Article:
Measuring Outcomes

While the overall objective was to reduce duration and frequency of STD and LTD to meet benchmarks, Shoppers set specific metrics as well. These were particularly with respect to response times. In fact, key performance indicators were an integral part of Shoppers’ contract with its provider, Morneau Shepell.

As a result, two years after the revamped disability management program was rolled out in 2011, Shoppers’ STD program has met and surpassed the metrics set at the launch of the program benchmark. LTD duration and frequency have experienced a 20% decrease and are below the norm.

More subjective feedback has been another measure of success. Employees who have returned to work following an absence report being pleased with the process. People managers who previously floundered in knowing how to deal with absences are even more positive. While they were advised to stay in touch with their reports who were off work on disability leave, they were unsure about what to talk about. They now have a guide that provides them with clear information regarding what they can and can’t say.

Even employees who have not experienced an STD or LTD absence themselves appreciate Shoppers’ efforts. Results from its annual employee engagement survey were 10 points higher in 2012 than in 2011 with respect to employee health and well-being initiatives.

As if fewer and shorter absences and the associated cost savings weren’t enough of a win-win, there is an added bonus. Reduced disability management expenses have made more funds available for wellness programs. “Our employee wellness initiatives often go hand in hand with the programs we offer our customers,” says Rowe. In April, Shoppers held its second annual on-site diabetes clinic for employees. “Those who were assessed and found to be at risk received pharmacy referrals, just as our customers would.”

So what’s next for Shoppers’ disability management plan? The company initially rolled out its revamped STD program to its office employees until it was able to measure the impact. Now with metrics in place, it plans to expand the program to other eligible workers. “Our goal is to provide all our employees with proactive wellness and disease management strategies using a phased-in approach,” says Rowe. “After all, at Shoppers Drug Mart, good health is our business.”

Q&A: Basil Rowe discussess elements of successful disability management

Why do you think managing disability well is a challenge?

I think there’s often a tendency to think more about employees who are present, rather than those who are absent. Effective disability management requires companies to consider those who are already on disability, those at risk and those who are currently healthy so that they stay that way. For that reason, it’s important to have good providers that believe in STD, LTD, EAP and wellness initiatives working together, as long as privacy and confidentiality aren’t compromised.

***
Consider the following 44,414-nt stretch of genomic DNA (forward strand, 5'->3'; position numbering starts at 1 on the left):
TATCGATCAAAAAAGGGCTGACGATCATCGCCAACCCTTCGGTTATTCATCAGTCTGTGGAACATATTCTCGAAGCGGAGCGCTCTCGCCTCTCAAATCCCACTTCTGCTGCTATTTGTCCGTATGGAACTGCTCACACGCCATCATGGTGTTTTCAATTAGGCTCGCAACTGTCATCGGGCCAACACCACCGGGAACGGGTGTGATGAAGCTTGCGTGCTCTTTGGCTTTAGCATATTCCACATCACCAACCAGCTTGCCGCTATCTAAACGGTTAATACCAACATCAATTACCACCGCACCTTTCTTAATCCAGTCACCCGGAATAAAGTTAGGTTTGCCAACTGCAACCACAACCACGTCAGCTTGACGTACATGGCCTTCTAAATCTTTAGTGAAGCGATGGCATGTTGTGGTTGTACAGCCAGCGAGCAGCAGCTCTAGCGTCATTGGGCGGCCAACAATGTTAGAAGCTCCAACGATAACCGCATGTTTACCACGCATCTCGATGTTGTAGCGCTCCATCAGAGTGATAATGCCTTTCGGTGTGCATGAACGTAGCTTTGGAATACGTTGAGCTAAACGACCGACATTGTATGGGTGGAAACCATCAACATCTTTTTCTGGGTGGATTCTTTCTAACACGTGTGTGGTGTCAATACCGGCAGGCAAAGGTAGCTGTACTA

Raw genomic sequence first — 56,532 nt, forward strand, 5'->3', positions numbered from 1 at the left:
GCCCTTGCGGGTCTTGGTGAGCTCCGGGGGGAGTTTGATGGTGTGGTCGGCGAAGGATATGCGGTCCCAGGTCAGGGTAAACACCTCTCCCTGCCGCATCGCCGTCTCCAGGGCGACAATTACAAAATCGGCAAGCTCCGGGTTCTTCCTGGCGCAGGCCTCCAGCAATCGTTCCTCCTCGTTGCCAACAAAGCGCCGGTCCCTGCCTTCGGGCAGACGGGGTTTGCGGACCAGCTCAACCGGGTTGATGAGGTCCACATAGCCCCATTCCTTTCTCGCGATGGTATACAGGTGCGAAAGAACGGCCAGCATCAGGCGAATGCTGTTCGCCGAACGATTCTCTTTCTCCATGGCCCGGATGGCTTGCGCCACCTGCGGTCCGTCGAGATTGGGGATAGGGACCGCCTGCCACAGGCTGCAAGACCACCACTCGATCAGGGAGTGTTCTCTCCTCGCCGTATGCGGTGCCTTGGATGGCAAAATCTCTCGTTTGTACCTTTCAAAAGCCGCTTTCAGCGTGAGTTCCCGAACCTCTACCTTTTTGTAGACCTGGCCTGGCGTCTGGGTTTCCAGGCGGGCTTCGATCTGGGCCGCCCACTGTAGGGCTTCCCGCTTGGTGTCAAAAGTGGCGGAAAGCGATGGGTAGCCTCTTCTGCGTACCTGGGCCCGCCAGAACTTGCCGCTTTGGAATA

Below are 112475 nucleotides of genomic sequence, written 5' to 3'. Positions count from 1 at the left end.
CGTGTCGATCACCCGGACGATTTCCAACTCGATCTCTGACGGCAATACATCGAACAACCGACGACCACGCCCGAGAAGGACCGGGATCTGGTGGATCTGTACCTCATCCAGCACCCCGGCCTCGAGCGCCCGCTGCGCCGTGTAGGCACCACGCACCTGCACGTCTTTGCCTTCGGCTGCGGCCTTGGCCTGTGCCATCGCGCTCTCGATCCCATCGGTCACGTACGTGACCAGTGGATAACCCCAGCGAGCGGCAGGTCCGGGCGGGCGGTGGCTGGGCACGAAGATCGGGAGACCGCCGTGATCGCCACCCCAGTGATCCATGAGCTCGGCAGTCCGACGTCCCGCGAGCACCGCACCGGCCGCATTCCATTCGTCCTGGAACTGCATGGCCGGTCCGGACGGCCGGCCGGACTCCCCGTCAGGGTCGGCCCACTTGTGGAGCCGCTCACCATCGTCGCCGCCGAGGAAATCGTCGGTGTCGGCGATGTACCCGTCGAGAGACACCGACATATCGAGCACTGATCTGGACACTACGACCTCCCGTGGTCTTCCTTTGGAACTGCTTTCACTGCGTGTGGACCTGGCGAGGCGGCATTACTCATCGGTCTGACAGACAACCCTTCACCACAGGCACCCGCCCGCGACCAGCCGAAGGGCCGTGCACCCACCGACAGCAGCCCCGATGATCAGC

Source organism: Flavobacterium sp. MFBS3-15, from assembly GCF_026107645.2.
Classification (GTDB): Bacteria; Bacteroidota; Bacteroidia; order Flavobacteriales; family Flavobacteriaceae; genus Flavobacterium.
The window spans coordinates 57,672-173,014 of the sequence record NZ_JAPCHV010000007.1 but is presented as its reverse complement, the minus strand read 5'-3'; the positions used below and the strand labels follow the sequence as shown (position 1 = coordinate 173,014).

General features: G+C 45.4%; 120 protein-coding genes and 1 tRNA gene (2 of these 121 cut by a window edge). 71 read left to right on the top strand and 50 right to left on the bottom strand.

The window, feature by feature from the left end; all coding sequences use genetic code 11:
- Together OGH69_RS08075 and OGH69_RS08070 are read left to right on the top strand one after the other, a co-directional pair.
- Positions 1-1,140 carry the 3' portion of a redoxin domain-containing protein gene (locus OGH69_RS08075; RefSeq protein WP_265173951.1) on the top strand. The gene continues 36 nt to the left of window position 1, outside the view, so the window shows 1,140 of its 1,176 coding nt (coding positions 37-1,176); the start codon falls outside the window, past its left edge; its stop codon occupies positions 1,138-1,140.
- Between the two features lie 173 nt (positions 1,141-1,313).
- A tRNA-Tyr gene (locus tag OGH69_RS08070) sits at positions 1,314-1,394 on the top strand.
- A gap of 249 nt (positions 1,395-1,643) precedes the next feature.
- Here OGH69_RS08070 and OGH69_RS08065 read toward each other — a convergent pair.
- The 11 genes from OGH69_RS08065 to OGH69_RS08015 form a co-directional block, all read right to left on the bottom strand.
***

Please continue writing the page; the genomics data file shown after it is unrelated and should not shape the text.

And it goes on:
What does it take to operate an efficient disability management program?

In a word, clarity. It’s important for all parties—providers, absent employees, managers, HR team—to understand their roles and responsibilities in facilitating return to work. And, frankly, if all employees appreciate the team effort exerted to help absent colleagues, it can have a very positive impact on engagement.

That clarity also extends to identifying and communicating defined objectives for the plan, and ensuring that reporting systems chart progress and measure success, so that it’s clear whether or not the program is on track.

What advice would you give organizations that want to improve their disability management?

Remember that effective disability management is a journey: you don’t implement a program and then ignore it. It’s important to see disability management as part of your larger health benefits strategy—and to realize that well-managed disability savings should be reinvested in other more robust employee health initiatives.

Marcia McDougall is a freelance writer and president of InteGreat Marketing PR Events. mmcdougall@integreatmarketing.com

Get a PDF of this article.

Copyright © 2020 Transcontinental Media G.P. This article first appeared in Benefits Canada.

Join us on Twitter

Add a comment

Have your say on this topic! Comments that are thought to be disrespectful or offensive may be removed by our Benefits Canada admins. Thanks!

* These fields are required.
Field required
Field required
Field required